PETER ROTHSCHILD: It's certainly not the ghetto. LIZ HAYES: It's not the ghetto! Tyrone Rothschild is another affluenza victim.

TYRONE ROTHSCHILD: A row of 10 houses that go that way...

LIZ HAYES: His family made its fortune in oil and real estate. but dad Peter was shocked to discover his only son was clueless about money. squandering an inheritance from his grandfather on surfing trips, cars and parties.

TYRONE ROTHSCHILD: All kinds of mischievousness.

PETER ROTHSCHILD: He is kind of a wild and crazy guy and he invested in things he thought was a good idea at the time and it didn't pan out for him. And I don't know exactly how much is left, if any...

LIZ HAYES: Well, he uses the phrase 'blew it'.

PETER ROTHSCHILD: Blew it. Yeah, well, that means there's not much left.

LIZ HAYES: When you were surfing, and losing your inheritance I imagine, were you aware of what was going on?

TYRONE ROTHSCHILD: I think I gained so much life experience from all the travelling that I did that it was still worth the money that I spent doing it. You know, some things I thought later were kind of stupid of me but the trips I took and, like, all the experiences I had were well worth it.

LIZ HAYES: So Tyrone was sent back to school. As outrageous as it seems, teams of corporate experts like lawyer Doug Freeman are teaching rich kids how to be rich.

DOUG FREEMAN: And if you want to know how to become a $10-million individual get married and start with 20. These kids have often been raised by nannies and au pairs and others. When you're talking about the really ultra-high wealth families they have been insulated from risk, they have been insulated from responsibility and they grow up to reflect that.

LIZ HAYES: They are quite dysfunctional?

DOUG FREEMAN: Often.

LIZ HAYES: Which is extraordinary isn't it?

DOUG FREEMAN: Among the most dysfunctional families I know are the children of fortune five hundred families that we've worked with.

TEACHER: You have assets, and you have liabilities.

LIZ HAYES: Here at the University of California, students typically come from families worth anywhere between $20 million to $1 billion.

TEACHER: The goal in life is to fill this box, and have this one empty.

LIZ HAYES: It's a crash course in managing your fortune, and even shows you how to protect yourself from a gold-digger with a water-tight pre nup.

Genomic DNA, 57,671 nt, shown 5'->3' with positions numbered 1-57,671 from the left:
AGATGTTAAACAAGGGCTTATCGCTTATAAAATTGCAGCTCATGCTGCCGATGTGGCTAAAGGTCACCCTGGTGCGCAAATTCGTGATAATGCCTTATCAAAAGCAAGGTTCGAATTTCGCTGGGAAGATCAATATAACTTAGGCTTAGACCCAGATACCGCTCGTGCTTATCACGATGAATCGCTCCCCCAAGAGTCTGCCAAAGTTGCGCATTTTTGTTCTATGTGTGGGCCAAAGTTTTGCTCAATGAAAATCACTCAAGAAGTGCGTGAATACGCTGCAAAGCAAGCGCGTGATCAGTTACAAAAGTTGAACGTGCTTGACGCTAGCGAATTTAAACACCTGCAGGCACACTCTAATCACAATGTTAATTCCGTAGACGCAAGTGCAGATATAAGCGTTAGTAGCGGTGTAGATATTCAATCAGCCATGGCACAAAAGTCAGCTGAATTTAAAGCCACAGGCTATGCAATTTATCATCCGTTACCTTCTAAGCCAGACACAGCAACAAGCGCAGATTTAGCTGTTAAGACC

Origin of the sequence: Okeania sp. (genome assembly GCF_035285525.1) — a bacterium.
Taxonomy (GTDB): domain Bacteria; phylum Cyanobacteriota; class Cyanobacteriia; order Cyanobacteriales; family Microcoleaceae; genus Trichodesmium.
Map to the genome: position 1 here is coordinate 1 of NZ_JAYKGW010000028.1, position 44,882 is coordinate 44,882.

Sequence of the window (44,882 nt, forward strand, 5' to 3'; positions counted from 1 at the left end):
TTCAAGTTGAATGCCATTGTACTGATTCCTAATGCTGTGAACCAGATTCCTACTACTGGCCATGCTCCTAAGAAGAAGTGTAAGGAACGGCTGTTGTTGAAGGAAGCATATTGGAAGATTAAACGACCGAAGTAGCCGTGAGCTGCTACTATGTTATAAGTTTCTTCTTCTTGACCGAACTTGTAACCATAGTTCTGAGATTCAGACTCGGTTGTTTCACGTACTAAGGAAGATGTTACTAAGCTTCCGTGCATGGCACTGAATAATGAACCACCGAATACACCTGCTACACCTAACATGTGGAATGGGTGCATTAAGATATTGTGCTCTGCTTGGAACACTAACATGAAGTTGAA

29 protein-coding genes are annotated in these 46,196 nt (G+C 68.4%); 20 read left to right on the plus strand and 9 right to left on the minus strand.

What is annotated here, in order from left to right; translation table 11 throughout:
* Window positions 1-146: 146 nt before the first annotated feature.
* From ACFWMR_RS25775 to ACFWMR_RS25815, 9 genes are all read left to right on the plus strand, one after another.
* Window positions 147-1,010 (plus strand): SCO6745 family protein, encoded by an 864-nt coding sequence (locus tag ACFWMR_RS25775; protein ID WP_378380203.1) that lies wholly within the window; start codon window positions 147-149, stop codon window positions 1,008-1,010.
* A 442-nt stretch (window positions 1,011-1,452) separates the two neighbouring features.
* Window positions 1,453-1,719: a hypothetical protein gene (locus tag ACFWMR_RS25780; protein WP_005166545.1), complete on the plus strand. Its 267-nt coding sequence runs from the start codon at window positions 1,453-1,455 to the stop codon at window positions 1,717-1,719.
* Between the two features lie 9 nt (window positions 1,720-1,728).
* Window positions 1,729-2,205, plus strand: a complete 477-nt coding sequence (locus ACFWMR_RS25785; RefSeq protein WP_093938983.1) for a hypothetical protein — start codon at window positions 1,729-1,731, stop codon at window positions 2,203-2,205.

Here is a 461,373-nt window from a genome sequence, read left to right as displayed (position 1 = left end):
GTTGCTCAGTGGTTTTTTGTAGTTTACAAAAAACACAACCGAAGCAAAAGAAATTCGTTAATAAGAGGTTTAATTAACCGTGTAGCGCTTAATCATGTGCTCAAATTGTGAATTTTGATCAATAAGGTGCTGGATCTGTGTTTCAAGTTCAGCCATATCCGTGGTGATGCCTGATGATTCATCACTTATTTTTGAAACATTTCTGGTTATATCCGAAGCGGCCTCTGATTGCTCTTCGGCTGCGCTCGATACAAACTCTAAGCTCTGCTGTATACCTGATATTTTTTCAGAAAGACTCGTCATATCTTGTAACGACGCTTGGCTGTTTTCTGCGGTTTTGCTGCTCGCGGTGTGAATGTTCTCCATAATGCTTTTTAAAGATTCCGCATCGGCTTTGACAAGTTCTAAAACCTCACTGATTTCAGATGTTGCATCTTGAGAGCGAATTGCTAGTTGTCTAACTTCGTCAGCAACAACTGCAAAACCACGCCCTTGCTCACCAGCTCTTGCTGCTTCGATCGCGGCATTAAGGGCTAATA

CAPTIONED TO HERE - VT'D Babe, you know I love you to death, and there's nothing in the world that would ever come between my love for you, but you know that my dad is a real hard-arse and he is down my throat about making sure that I get you to sign a pre nup.

DOUG FREEMAN: His father shoe-horned him into this class.

LIZ HAYES: His father spoke to you?

DOUG FREEMAN: Yes.

LIZ HAYES: And said what?

DOUG FREEMAN: He'll never show up.

LIZ HAYES: But why did he want his son to be here?

DOUG FREEMAN: He says, "Because my son has no clue what he's doing."

LIZ HAYES: And now?

DOUG FREEMAN: I think he is increasingly confident that Tyrone is gonna get his act together.

LIZ HAYES: And you?

DOUG FREEMAN: There's no doubt in my mind that he will. But you must understand that 26-year-olds today have the emotional maturity in many cases of about a 17-year-old.

LIZ HAYES: And speaking of people slow to grow up...

SEAN STEWART: To women, fine wine, fast cars...

LIZ HAYES: Sean Stewart is busy partying while he waits for his next gig in the entertainment industry. The last, a reality television program called 'Sons of Hollywood' was a flop. Sean and his co-stars Randy Spelling and David Weintraub were so obnoxious the audience turned off in droves.

LIZ HAYES: Did you think you came out of it well? Do you think it showed you in a good light?

SEAN STEWART: Um... not really.

LIZ HAYES: Why not?

SEAN STEWART: There were some inappropriate things I did on the show, just f--- around and stuff.

SEAN'S MOTHER: Sometimes I need, like, a hug.

SEAN STEWART: You need to get laid. You need a boyfriend.

SEAN'S MOTHER: Sean, that is rude!

SEAN STEWART: No. You need a boyfriend. You need to get laid.

SEAN'S MOTHER: Stop it. You can't talk to your mother that way.

SEAN STEWART: Yes, I can.

DAVID WEINTRAUB: I will be the first one to admit that yes, OK, we all are a little bit spoilt. OK I will admit that first and foremost. Yes, granted, we've gotten nice cars, nice houses, nice things.

INTERCOM: Can I help you?

DAVID WEINTRAUB: It's Dave Weintraub for Randy.

LIZ HAYES: Do you think there is such a thing as affluenza?

DAVID WEINTRAUB: 100% there is affluenza and I think that we deal with it on a daily basis.

LIZ HAYES: And have you seen the downside to that?

DAVID WEINTRAUB: I've seen the up, the down, the good, the bad and the ugly.

LIZ HAYES: Of course youth and wealth don't always mean trouble.

VOICE FROM THE CROWD: Paris, how are you? We missed you!

LIZ HAYES: But the brat-like antics of Paris Hilton and her friends have come to epitomise rich kids gone wrong. Fortunate lives spoilt by affluenza.

DOUG FREEMAN: Teenagers are growing up with... those are their models, those are the role models, those are their heroes, we need better heroes.

LIZ HAYES: And I imagine the parents of your students are fearful of that happening to them.

DOUG FREEMAN: They are all struggling with trying to do this right. It isn't that they're... nobody raises their kid, "I want you to be an idiot, "I want you to get into trouble, I want you to have drugs, "I want you to drop out of school," Nobody raises their children that way.

LIZ HAYES: But what role has money played in all of that?

DOUG FREEMAN: It made it easy.

LIZ HAYES: People would look at you and say your life is perfect.

SEAN STEWART: My life is just like everybody else's. I have feelings, I have dreams, I have self esteem, I'm insecure. Just because I come from money doesn't make these prob... ..make these problems in my life perfect, no. My life isn't perfect.